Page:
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Jason Connell emphasizes importance of passion and effectiveness in success lives

By Marissa Piccolo
On February 6, 2014

"What do all world-changing leaders have in common?" Jason Connell asked, pointing to the wide spectrum of leaders from Mother Theresa to Steve Jobs, two that could not be less alike but have both changed the world in far-reaching ways.
"They work on projects they are wildly passionate about," Connell revealed, "and their work is more effective than the average person's work."
This message was central to founder of Ignited Leadership Jason Connell's "Leadership Accelerator" talk, urging the audience to change their world, whether it was in terms of raising grades, making a couple new friends, or more long term objectives, Connell offered advice to start achieving their goals no matter what stage of their life they are in.
Before the event, Connell and SUBOG student leaders sent a questionnaire to 100 UConn students in the audience asking, "what project they were thinking of taking on next?" 59 percent said they weren't sure. This isn't uncommon: 92 percent of millennial generation can't easily identify the top three things they are passionate about in life.
Connell had the audience pause and reflect with the question, "If I had $100,000,000, what project would I be working on now?" as a tool to pinpoint what each individual is passionate about. As members of the millennial generation, with academic, social, familial, and economic pressures following us, we are often left with no time for ourselves. Without this self-reflection, young adults are in danger of being out of touch with their self and their goals, leaving them "unable to pick up the momentum that makes us an effective leader."
Connell recommended even as little as five minutes a day of mediation, perhaps going for a walk, to connect with yourself and crystallize your vision. When this happens, people are more successful, he explained, "When you work on things you're passionate about, it doesn't feel like work."
The pre-talk questionnaire also asked each audience member, "What is holding you back?" The top three responses were: lack of confidence, not enough time and fear of failure. Connell bluntly addressed fear, calling it a myth people are brainwashed to believe, especially through competitive school environments. He said fear is the difference between a life of mediocrity and a life of beauty. Personal growth of those people who live within their comfort zone plateaus over time.
Connell again used the method of self-reflection as one way to combat fear, recommending that people put challenges into perspective by asking, "What happens if we don't face our fear?" and "What's the real worst case scenario?" Furthermore, through a process of "progressive desensitization," or baby steps outside our comfort zone, it becomes easier to tackle anything over time. Connell endorsed a system of "reward and punishment," recommending the website "" which makes each user a "commitment contract." If the individual does not reach their goals, a small amount of money they invest is donated to a charity or cause they don't believe in (for example: the Republican Party if you are a Democrat).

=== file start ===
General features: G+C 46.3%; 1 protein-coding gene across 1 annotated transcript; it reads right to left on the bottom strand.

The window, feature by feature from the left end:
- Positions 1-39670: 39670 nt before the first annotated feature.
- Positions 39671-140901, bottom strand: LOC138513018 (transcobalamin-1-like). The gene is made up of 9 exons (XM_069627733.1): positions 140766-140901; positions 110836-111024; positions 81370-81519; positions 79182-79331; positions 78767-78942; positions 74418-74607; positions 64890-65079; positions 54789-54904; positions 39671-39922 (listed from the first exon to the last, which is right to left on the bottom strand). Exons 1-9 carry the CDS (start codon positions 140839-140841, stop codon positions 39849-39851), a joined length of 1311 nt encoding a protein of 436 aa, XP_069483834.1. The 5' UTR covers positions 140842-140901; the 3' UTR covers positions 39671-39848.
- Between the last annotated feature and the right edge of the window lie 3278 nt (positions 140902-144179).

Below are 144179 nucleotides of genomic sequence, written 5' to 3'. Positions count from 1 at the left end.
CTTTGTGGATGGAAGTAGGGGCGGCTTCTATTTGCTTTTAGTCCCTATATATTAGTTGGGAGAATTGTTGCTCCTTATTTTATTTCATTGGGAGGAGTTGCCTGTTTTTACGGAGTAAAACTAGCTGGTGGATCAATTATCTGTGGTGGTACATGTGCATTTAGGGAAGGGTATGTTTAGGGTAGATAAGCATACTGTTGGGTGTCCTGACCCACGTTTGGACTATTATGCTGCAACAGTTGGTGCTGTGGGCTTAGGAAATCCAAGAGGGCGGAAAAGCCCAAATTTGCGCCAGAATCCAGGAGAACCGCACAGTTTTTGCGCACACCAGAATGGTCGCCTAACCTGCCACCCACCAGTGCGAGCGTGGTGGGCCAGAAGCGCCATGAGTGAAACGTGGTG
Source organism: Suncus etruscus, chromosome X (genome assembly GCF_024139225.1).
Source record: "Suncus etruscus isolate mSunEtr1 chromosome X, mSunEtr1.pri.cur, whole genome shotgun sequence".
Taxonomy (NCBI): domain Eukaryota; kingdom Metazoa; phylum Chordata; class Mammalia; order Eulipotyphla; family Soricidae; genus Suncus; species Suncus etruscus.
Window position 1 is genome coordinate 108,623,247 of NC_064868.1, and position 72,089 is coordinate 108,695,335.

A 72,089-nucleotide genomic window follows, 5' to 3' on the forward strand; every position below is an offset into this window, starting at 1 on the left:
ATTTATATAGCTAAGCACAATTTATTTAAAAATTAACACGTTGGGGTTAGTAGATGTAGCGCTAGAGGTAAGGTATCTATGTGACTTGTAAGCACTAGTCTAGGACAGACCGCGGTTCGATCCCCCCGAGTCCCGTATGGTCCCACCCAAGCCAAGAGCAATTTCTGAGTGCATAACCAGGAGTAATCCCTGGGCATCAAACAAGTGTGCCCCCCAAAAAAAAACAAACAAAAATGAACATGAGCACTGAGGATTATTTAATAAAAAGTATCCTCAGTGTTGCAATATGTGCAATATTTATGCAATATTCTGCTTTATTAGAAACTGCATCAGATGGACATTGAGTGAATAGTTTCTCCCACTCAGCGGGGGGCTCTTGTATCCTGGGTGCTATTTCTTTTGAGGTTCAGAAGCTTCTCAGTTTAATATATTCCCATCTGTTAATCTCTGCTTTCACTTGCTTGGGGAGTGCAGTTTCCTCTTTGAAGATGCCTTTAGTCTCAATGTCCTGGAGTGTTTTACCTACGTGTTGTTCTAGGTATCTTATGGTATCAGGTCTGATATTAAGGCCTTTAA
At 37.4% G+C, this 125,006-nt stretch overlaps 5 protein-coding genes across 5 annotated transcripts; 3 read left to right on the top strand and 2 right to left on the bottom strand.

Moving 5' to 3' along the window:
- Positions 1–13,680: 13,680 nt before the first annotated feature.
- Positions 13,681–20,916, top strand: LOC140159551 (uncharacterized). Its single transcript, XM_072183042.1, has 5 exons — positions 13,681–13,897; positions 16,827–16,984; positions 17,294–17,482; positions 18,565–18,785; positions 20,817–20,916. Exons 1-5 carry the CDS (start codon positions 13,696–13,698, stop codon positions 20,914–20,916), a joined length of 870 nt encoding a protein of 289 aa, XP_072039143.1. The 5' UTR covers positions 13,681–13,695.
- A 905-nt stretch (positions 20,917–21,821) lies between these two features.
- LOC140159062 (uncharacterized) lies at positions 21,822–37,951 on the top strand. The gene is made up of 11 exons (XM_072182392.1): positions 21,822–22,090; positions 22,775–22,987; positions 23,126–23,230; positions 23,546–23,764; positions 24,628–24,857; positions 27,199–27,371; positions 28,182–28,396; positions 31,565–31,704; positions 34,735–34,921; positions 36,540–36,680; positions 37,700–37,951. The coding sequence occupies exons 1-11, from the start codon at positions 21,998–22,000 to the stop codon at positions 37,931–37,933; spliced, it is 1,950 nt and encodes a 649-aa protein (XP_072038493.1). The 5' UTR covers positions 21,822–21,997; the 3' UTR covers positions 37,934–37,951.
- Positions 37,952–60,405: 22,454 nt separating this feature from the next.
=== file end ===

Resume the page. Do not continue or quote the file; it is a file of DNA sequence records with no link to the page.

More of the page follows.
In response to the question "not enough time," Connell emphasized the importance of time management. Although one cannot possibly add an hour to the day, one can instead stop wasting an hour of our time by becoming more productive. By scheduling the day, creating a "project list," saying "no" more often to what one is not passionate about and monitoring activity, one can increase his or her overall effectiveness. A time management secret Connell shared was scheduling less time for tasks than one thinks they will take, as it is psychologically proven that the time pressures will make one accomplish things more quickly than thought.
Lastly, Connell stressed the important of confidence and loving oneself. The top two assumptions charismatic people make is assuming that the person they are interacting with is awesome, and that they themselves are awesome. Disagreeing with the common confidence "fake it until you make it" mantra, he instead urged that it all comes down to changing one's thoughts; to stop being your own critic and rewire insecurities to instead affirm what about you is awesome. He said the next step is translating this new outlook into changing your actions; eliminating the "vampires" in life, taking good care of one's mental and physical health, and even pampering oneself by going on a personal "date."
"The challenge to lead is the challenge to love," Connell ended with. By finding what one is passionate about, and becoming more effective, one can make a desired internal reality match the external reality.
For more information on Jason Connell visit

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